Alberta’s chief medical officer of health is apologizing for causing “confusion, fear or anger” after communicating the province’s plan to lift its remaining COVID-19 public health measures.
In a column sent to various media outlets Wednesday, Dr. Deena Hinshaw says her words have caused some people to think she believes COVID-19 is over.
Hinshaw says that wasn’t her intended message.
She said in the column that lifting precautions, including isolation requirements, asymptomatic testing and contact tracing will support the whole health of Albertans by allowing the province to focus on other health threats, such as opioid deaths and syphilis.
Alberta facing other ‘wicked’ problems: Hinshaw
Isolation measures were incredibly disruptive, she said, and are no longer necessary thanks to vaccine protection.
Hinshaw also noted the threat to children’s health, especially those under 12 who are not eligible to get vaccinated, is low and should be considered among a range of other risks.
“COVID-19 is a wicked problem; experts don’t always agree on the exact nature of the problem, much less the best approach. But it is not the only wicked problem we are facing together,” she wrote.
“In addressing these complex issues, we are best served by trying to understand each other’s perspectives, engaging in respectful dialogue and continuing to assess our approach.”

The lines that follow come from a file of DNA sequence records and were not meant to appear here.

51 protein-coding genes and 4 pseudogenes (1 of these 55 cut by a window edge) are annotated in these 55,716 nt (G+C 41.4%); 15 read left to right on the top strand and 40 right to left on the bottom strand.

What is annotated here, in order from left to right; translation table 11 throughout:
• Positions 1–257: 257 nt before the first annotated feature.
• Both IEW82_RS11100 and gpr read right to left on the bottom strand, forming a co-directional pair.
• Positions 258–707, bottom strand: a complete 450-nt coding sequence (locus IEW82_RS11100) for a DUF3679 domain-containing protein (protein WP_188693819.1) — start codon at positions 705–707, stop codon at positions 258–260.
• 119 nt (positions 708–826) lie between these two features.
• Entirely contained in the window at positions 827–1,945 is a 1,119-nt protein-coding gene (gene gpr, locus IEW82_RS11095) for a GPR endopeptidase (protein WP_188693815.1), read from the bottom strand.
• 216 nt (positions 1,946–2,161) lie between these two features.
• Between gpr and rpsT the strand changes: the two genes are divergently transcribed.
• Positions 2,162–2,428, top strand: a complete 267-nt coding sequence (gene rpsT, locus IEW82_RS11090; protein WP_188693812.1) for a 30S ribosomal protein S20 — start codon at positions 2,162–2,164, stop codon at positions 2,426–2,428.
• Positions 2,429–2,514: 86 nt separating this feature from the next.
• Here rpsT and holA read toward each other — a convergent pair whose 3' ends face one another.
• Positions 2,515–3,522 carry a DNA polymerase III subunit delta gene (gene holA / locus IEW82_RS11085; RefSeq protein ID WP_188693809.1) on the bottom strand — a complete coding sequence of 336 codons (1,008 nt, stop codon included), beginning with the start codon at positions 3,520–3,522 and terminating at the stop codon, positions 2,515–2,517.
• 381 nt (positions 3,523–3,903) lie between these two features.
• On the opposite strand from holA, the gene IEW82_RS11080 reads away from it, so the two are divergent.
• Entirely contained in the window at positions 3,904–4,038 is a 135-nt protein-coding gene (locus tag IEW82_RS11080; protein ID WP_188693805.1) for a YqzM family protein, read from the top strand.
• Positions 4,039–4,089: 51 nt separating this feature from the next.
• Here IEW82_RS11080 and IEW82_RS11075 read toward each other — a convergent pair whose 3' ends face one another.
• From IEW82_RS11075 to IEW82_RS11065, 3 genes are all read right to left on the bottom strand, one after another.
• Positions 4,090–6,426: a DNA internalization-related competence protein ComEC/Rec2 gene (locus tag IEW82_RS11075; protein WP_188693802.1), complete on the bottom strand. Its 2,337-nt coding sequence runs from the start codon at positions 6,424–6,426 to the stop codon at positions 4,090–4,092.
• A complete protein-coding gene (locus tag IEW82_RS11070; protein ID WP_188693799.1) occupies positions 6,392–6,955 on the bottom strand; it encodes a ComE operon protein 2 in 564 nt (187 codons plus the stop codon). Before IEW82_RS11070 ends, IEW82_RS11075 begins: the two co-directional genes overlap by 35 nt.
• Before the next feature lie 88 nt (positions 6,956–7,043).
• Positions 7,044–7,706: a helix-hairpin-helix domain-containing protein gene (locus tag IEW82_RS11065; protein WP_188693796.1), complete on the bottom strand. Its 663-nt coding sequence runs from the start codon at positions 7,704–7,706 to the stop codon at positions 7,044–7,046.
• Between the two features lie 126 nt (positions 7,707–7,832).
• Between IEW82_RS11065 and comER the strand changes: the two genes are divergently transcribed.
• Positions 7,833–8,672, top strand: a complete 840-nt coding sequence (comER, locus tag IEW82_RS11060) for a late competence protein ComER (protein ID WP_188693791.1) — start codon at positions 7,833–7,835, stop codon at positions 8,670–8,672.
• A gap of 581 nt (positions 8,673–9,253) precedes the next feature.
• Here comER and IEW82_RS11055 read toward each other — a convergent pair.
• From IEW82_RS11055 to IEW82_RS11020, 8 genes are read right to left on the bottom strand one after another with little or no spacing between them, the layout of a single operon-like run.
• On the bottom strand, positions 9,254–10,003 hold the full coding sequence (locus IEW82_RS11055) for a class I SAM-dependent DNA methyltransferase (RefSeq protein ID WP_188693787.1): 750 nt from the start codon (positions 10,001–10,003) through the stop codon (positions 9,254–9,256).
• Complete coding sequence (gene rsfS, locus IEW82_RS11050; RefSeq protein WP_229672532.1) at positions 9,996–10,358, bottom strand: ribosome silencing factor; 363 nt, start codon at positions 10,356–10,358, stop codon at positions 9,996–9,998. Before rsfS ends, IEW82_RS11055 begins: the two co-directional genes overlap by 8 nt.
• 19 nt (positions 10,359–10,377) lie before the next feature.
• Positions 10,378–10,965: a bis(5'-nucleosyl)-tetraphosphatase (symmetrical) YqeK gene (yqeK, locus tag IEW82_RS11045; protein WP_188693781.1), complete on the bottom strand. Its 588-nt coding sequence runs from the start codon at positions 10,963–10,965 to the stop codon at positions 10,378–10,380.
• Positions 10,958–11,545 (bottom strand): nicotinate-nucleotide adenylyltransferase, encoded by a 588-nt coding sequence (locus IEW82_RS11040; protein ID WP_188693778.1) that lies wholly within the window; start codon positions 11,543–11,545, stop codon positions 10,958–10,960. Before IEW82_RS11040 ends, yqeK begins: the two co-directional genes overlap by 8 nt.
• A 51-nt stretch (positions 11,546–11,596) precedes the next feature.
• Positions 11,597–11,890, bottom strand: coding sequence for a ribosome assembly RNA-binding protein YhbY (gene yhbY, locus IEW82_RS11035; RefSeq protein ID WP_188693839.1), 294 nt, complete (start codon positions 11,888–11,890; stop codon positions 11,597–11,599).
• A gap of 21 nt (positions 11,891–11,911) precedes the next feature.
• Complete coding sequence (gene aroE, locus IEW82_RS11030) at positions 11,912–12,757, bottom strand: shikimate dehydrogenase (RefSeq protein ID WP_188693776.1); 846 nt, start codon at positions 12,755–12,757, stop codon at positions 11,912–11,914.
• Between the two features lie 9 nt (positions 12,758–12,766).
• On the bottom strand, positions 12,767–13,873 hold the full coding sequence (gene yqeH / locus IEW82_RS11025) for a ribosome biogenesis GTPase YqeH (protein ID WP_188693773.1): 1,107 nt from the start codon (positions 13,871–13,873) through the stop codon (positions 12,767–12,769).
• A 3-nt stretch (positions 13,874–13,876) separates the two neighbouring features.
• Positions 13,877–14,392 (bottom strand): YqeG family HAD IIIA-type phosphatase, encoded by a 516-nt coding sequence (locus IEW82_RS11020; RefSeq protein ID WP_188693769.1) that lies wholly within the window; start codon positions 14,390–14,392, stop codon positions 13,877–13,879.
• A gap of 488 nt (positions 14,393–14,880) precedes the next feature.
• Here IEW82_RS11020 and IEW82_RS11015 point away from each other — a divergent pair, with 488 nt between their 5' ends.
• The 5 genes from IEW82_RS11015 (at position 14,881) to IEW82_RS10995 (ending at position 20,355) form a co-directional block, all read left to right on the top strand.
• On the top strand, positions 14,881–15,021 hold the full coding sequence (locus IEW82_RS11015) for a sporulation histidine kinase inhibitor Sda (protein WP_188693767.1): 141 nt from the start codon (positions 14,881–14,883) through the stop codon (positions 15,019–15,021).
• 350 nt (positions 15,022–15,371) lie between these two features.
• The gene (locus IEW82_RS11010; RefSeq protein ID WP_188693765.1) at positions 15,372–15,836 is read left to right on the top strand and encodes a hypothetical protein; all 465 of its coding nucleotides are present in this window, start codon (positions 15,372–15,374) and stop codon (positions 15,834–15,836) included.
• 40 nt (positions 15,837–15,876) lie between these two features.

Close contacts of people who test positive for COVID-19 are no longer being notified by contact tracers, nor are they required to isolate. Starting Aug. 16, infected individuals will no longer be legally required to isolate either.
Premier Jason Kenney and Health Minister Tyler Shandro have said lifting the restrictions was Hinshaw’s idea and they agreed with her plan. But the move has come under fire from medical experts across the country.
Physicians ask Alberta to provide evidence for changes
In an open letter earlier Wednesday, a group of 10 physicians from the Edmonton Zone Medical Staff Association said Alberta is going against the advice from Health Canada, the U.S. Centers for Disease Control and Prevention and the World Health Organization.
The letter also draws attention to threats posed by the COVID-19 delta variant and the potential for pediatric and adult intensive care units to become overwhelmed should Alberta continue with its approach.
The group asks the province to review existing data and provide sound evidence before weakening COVID-19 control measures.
“We are concerned with the rapid speed of these changes and that you have provided no scientific data to Albertans to justify these unprecedented actions,” read the letter.
“There are repetitive waves of COVID-19 variants moving around the world and we have not yet reached a safe state with a constant low level of virus in our community.”
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